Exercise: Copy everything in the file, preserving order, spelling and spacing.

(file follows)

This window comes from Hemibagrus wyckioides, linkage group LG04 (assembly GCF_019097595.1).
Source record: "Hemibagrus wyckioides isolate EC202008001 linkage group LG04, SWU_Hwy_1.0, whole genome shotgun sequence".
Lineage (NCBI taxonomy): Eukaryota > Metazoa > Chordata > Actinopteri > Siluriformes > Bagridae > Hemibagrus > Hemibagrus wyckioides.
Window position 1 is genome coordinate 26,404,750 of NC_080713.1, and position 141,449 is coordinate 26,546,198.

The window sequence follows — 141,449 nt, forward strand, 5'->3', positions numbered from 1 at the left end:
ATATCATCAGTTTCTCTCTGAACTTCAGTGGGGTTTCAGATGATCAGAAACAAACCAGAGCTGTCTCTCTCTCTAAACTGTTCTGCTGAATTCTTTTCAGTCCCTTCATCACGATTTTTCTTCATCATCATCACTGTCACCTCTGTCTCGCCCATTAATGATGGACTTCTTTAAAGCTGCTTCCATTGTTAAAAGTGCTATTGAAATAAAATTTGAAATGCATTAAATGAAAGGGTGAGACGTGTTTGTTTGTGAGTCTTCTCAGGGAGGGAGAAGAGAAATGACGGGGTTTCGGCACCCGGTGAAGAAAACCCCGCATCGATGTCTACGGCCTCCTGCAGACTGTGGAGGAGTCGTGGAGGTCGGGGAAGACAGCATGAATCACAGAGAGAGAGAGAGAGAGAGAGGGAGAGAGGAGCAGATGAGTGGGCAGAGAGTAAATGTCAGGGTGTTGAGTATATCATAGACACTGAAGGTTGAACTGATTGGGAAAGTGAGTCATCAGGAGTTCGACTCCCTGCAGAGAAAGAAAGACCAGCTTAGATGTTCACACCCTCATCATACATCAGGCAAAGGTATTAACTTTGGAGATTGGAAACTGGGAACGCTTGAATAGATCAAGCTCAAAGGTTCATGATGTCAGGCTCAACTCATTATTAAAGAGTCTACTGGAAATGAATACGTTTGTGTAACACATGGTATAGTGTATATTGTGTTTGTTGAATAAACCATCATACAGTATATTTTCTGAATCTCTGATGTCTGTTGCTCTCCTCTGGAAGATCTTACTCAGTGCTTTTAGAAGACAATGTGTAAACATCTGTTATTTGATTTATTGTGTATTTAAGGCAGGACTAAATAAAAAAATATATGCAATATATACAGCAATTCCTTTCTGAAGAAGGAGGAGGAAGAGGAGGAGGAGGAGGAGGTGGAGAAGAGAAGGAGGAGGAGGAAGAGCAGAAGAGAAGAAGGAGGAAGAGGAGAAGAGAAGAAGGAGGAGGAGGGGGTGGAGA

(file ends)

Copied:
This window comes from Hemibagrus wyckioides, linkage group LG04 (assembly GCF_019097595.1).
Source record: "Hemibagrus wyckioides isolate EC202008001 linkage group LG04, SWU_Hwy_1.0, whole genome shotgun sequence".
Lineage (NCBI taxonomy): Eukaryota > Metazoa > Chordata > Actinopteri > Siluriformes > Bagridae > Hemibagrus > Hemibagrus wyckioides.
Window position 1 is genome coordinate 26,404,750 of NC_080713.1, and position 141,449 is coordinate 26,546,198.

The window sequence follows — 141,449 nt, forward strand, 5'->3', positions numbered from 1 at the left end:
ATATCATCAGTTTCTCTCTGAACTTCAGTGGGGTTTCAGATGATCAGAAACAAACCAGAGCTGTCTCTCTCTCTAAACTGTTCTGCTGAATTCTTTTCAGTCCCTTCATCACGATTTTTCTTCATCATCATCACTGTCACCTCTGTCTCGCCCATTAATGATGGACTTCTTTAAAGCTGCTTCCATTGTTAAAAGTGCTATTGAAATAAAATTTGAAATGCATTAAATGAAAGGGTGAGACGTGTTTGTTTGTGAGTCTTCTCAGGGAGGGAGAAGAGAAATGACGGGGTTTCGGCACCCGGTGAAGAAAACCCCGCATCGATGTCTACGGCCTCCTGCAGACTGTGGAGGAGTCGTGGAGGTCGGGGAAGACAGCATGAATCACAGAGAGAGAGAGAGAGAGAGAGGGAGAGAGGAGCAGATGAGTGGGCAGAGAGTAAATGTCAGGGTGTTGAGTATATCATAGACACTGAAGGTTGAACTGATTGGGAAAGTGAGTCATCAGGAGTTCGACTCCCTGCAGAGAAAGAAAGACCAGCTTAGATGTTCACACCCTCATCATACATCAGGCAAAGGTATTAACTTTGGAGATTGGAAACTGGGAACGCTTGAATAGATCAAGCTCAAAGGTTCATGATGTCAGGCTCAACTCATTATTAAAGAGTCTACTGGAAATGAATACGTTTGTGTAACACATGGTATAGTGTATATTGTGTTTGTTGAATAAACCATCATACAGTATATTTTCTGAATCTCTGATGTCTGTTGCTCTCCTCTGGAAGATCTTACTCAGTGCTTTTAGAAGACAATGTGTAAACATCTGTTATTTGATTTATTGTGTATTTAAGGCAGGACTAAATAAAAAAATATATGCAATATATACAGCAATTCCTTTCTGAAGAAGGAGGAGGAAGAGGAGGAGGAGGAGGAGGTGGAGAAGAGAAGGAGGAGGAGGAAGAGCAGAAGAGAAGAAGGAGGAAGAGGAGAAGAGAAGAAGGAGGAGGAGGGGGTGGAGA